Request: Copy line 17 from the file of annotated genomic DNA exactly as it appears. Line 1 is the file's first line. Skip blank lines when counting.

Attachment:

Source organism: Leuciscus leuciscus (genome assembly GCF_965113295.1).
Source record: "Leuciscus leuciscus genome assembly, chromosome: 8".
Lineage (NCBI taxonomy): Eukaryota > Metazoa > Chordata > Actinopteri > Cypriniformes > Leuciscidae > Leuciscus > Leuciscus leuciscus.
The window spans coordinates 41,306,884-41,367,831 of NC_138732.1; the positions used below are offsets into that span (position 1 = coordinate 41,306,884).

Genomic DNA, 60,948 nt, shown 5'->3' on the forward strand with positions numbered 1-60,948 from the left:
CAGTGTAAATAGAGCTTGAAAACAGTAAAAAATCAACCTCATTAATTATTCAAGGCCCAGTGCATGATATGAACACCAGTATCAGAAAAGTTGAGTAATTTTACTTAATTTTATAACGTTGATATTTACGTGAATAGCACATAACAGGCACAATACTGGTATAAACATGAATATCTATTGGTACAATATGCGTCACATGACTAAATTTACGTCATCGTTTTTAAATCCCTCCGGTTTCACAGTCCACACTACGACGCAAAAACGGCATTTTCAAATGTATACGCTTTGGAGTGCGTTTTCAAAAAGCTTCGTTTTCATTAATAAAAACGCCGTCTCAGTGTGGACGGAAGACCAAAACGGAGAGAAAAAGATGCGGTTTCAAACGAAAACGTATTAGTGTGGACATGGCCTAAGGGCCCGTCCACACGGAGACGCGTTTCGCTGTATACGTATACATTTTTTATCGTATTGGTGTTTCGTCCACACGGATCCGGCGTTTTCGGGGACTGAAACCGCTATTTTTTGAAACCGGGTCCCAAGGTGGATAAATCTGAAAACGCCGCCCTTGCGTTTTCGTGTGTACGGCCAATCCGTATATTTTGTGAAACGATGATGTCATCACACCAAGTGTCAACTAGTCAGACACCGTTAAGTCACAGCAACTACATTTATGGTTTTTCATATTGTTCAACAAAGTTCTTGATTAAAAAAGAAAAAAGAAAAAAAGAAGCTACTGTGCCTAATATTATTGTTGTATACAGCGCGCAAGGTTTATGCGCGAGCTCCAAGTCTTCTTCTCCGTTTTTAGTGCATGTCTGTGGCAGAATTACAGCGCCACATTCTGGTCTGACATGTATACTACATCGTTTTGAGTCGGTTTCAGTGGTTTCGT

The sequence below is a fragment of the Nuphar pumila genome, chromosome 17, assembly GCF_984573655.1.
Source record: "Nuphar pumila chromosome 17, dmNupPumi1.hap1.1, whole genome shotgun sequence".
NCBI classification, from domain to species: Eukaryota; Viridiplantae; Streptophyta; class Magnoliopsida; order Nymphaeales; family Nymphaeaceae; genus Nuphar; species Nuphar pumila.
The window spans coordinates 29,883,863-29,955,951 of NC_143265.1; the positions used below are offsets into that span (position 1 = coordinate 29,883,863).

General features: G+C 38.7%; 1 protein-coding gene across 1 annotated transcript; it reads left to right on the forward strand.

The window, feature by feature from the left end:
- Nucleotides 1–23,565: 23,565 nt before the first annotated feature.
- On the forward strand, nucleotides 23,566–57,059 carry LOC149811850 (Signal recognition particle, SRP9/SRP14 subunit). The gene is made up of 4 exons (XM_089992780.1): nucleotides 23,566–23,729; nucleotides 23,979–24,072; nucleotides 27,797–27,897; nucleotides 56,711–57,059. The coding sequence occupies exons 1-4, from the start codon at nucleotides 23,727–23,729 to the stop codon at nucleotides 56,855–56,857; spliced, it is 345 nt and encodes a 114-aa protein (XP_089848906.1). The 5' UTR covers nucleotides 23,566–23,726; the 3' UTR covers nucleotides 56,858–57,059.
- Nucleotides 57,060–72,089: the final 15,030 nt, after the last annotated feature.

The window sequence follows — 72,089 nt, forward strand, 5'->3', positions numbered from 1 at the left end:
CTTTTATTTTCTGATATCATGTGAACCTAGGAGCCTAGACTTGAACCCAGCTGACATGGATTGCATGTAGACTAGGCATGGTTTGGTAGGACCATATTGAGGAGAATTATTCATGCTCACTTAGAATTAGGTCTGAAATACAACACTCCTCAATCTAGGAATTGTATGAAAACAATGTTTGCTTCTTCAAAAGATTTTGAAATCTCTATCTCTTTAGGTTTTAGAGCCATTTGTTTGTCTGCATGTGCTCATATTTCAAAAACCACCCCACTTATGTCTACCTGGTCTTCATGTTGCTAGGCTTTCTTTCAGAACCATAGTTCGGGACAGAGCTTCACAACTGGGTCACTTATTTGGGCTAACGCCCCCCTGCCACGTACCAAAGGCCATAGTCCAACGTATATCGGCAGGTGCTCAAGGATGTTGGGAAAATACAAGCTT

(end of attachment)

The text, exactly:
CTTTTATTTTCTGATATCATGTGAACCTAGGAGCCTAGACTTGAACCCAGCTGACATGGATTGCATGTAGACTAGGCATGGTTTGGTAGGACCATATTGAGGAGAATTATTCATGCTCACTTAGAATTAGGTCTGAAATACAACACTCCTCAATCTAGGAATTGTATGAAAACAATGTTTGCTTCTTCAAAAGATTTTGAAATCTCTATCTCTTTAGGTTTTAGAGCCATTTGTTTGTCTGCATGTGCTCATATTTCAAAAACCACCCCACTTATGTCTACCTGGTCTTCATGTTGCTAGGCTTTCTTTCAGAACCATAGTTCGGGACAGAGCTTCACAACTGGGTCACTTATTTGGGCTAACGCCCCCCTGCCACGTACCAAAGGCCATAGTCCAACGTATATCGGCAGGTGCTCAAGGATGTTGGGAAAATACAAGCTT